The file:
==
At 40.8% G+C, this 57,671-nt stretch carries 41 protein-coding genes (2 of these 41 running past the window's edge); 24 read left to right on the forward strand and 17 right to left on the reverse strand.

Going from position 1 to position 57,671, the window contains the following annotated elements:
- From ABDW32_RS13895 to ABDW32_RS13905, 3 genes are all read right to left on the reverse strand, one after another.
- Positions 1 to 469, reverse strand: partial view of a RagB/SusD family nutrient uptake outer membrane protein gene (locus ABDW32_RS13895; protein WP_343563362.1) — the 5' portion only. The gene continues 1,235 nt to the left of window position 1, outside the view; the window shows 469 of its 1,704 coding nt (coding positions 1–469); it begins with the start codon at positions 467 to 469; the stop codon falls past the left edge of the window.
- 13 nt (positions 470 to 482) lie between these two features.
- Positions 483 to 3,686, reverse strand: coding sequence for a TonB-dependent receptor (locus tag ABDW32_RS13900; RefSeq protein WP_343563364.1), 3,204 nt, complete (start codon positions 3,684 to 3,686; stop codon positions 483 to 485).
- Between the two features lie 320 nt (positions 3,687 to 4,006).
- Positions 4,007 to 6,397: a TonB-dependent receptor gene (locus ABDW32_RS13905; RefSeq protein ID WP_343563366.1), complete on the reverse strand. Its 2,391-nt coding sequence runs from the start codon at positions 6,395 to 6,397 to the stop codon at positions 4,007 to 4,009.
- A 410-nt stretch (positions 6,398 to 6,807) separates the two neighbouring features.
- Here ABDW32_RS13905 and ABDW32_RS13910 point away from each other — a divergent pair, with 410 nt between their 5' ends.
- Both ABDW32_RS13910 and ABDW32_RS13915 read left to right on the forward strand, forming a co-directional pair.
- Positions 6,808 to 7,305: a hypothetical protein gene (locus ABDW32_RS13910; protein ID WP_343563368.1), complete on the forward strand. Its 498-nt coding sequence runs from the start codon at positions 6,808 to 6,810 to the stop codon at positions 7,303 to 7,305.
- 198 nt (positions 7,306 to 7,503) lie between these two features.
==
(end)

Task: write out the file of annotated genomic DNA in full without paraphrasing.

At 40.8% G+C, this 57,671-nt stretch carries 41 protein-coding genes (2 of these 41 running past the window's edge); 24 read left to right on the forward strand and 17 right to left on the reverse strand.

Going from position 1 to position 57,671, the window contains the following annotated elements:
- From ABDW32_RS13895 to ABDW32_RS13905, 3 genes are all read right to left on the reverse strand, one after another.
- Positions 1 to 469, reverse strand: partial view of a RagB/SusD family nutrient uptake outer membrane protein gene (locus ABDW32_RS13895; protein WP_343563362.1) — the 5' portion only. The gene continues 1,235 nt to the left of window position 1, outside the view; the window shows 469 of its 1,704 coding nt (coding positions 1–469); it begins with the start codon at positions 467 to 469; the stop codon falls past the left edge of the window.
- 13 nt (positions 470 to 482) lie between these two features.
- Positions 483 to 3,686, reverse strand: coding sequence for a TonB-dependent receptor (locus tag ABDW32_RS13900; RefSeq protein WP_343563364.1), 3,204 nt, complete (start codon positions 3,684 to 3,686; stop codon positions 483 to 485).
- Between the two features lie 320 nt (positions 3,687 to 4,006).
- Positions 4,007 to 6,397: a TonB-dependent receptor gene (locus ABDW32_RS13905; RefSeq protein ID WP_343563366.1), complete on the reverse strand. Its 2,391-nt coding sequence runs from the start codon at positions 6,395 to 6,397 to the stop codon at positions 4,007 to 4,009.
- A 410-nt stretch (positions 6,398 to 6,807) separates the two neighbouring features.
- Here ABDW32_RS13905 and ABDW32_RS13910 point away from each other — a divergent pair, with 410 nt between their 5' ends.
- Both ABDW32_RS13910 and ABDW32_RS13915 read left to right on the forward strand, forming a co-directional pair.
- Positions 6,808 to 7,305: a hypothetical protein gene (locus ABDW32_RS13910; protein ID WP_343563368.1), complete on the forward strand. Its 498-nt coding sequence runs from the start codon at positions 6,808 to 6,810 to the stop codon at positions 7,303 to 7,305.
- 198 nt (positions 7,306 to 7,503) lie between these two features.